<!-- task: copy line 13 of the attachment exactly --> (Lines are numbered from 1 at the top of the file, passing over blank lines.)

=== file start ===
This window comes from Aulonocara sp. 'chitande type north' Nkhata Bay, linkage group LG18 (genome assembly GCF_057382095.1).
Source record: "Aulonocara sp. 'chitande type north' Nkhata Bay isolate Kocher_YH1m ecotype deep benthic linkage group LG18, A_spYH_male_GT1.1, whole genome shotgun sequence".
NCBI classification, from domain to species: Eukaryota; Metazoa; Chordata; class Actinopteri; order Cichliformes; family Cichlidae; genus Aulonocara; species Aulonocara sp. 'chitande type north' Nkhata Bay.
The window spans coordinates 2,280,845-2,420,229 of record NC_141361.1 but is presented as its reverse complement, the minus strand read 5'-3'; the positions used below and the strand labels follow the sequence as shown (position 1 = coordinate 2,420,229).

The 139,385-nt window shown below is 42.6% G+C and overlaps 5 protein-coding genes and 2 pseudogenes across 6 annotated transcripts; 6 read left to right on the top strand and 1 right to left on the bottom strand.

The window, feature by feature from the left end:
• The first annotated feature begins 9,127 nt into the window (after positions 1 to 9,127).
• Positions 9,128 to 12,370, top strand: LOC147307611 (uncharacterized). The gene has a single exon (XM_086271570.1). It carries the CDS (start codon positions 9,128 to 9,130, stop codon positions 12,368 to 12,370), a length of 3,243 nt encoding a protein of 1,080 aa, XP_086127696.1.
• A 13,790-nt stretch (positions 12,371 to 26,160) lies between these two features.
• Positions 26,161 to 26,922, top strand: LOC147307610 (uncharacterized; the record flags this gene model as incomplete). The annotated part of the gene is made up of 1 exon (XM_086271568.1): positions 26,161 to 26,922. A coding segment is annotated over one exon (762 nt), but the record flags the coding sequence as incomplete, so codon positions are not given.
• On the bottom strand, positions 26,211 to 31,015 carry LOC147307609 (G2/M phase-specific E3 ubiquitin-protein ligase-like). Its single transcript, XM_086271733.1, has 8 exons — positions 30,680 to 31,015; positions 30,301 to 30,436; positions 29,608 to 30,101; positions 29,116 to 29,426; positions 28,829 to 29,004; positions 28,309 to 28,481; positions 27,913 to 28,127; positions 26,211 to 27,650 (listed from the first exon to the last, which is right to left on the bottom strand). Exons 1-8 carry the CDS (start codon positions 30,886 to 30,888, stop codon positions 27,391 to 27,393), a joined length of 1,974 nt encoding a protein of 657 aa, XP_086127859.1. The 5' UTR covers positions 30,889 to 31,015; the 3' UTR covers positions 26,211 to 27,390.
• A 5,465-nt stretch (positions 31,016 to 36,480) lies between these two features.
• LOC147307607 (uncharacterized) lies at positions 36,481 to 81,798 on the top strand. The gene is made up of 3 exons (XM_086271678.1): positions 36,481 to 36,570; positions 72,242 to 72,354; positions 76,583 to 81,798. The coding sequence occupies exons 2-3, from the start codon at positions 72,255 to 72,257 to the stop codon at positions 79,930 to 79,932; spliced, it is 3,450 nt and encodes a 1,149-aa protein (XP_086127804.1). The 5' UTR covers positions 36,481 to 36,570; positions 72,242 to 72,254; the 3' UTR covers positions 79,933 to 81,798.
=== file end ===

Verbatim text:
• LOC147307607 (uncharacterized) lies at positions 36,481 to 81,798 on the top strand. The gene is made up of 3 exons (XM_086271678.1): positions 36,481 to 36,570; positions 72,242 to 72,354; positions 76,583 to 81,798. The coding sequence occupies exons 2-3, from the start codon at positions 72,255 to 72,257 to the stop codon at positions 79,930 to 79,932; spliced, it is 3,450 nt and encodes a 1,149-aa protein (XP_086127804.1). The 5' UTR covers positions 36,481 to 36,570; positions 72,242 to 72,254; the 3' UTR covers positions 79,933 to 81,798.